Repotting the Cherokee rose

The weather on Sunday was ideal for working in the yard, sunny and about 60 degrees, just the right temp for wearing a long sleeve shirt without excessive sweating. I pulled out my pruners and leather gauntlet gloves and headed outside.

One of the first tasks, one that had been on my lists since December, was to prune all of last years lantana canes off close to the ground. Every year it dies back over the winter leaving these long woody stems surrounding the mailbox. i managed to fill up one whole trashcan with just the lantana stems.

Next on my agenda was the Cherokee rose in the bed by the kitchen door. I had noticed that a lot of the canes had died in the cold weather we had in December and January. Ok… time to just wade in and start cutting. In the end, I found that all the canes had died or were so close it was only a matter of time. Even with the 4 weeks of warm weather in February, I was not seeing any new growth. I also noticed that the pot it was in had finally split and started to break apart. Not good, that meant that the root ball had been exposed to all the cold weather!

This is the rose I grew from a cutting taken from the Bradburn house in Ocean Springs MS, after Hurricaine Katrina. I had rooted it and it had prospered but I had never really intended for it to grow in that place in what had, at the time, been an herb garden. It got big and rooted out of the bottom of the pot. I also did not have a particular spot where I wanted to put it in the ground. It got big enough and established in the ground to where it was just easier to leave it where it was.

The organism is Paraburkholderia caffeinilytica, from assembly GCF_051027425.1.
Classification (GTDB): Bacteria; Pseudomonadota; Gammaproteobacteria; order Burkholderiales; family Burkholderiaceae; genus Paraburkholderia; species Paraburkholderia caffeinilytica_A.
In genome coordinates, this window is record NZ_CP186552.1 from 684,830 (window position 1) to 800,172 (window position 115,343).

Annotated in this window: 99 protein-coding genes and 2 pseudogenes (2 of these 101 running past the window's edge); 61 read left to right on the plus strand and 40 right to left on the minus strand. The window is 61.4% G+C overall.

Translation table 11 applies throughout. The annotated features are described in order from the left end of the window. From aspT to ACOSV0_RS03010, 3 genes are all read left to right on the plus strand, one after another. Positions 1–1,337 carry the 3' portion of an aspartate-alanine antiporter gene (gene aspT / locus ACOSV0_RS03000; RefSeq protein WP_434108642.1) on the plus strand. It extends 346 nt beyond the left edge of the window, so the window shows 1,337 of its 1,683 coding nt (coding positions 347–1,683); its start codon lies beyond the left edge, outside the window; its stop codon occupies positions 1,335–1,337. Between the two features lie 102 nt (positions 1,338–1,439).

Well, now I had my chance…. I had pruned it way back. Now it was just had a big lump with some 2 or 3 inch cane ends sticking out. I went to Lowes and got large plastic "half a barrel" pot and bag of good organic potting soil.  Talking a shovel I dug around where the plastic pot had been and lifted out the plug of soil. Once I had it out of the flower bed, I manage to remove most of the remaining plastic pot. The only point I could not get to was the bottom of the former pot , which was thoroughly embedded in the root ball.    Given how root bound it was, I tried to loosen up the roots around the sides; I ended up using a knife to slash through about 1/2 inch deep around the sides.  In the new pot, I added a bottom layer of soil over the a square of Better-Than-Rocks mesh.  This is the first time I have tried this product so I am interested to see how well it works.  Putting the rose into the pot, I filled around it with soil, watering it in as I went.  As it was, the bag of potting soil was just the right amount.   

At this point, I have done about all I can do for the this bush.  From here it is keep it watered, cover/protect it if we get a serious freeze, and hope.  

Another Cherokee rose bush

Fortunately I have also rooted a number of cuttings from the bush in the last couple of years.  Most of them went to M. but I do have one and it seems to be doing fairly well.

I will leave the pruning of the roses in the existing beds for another post.

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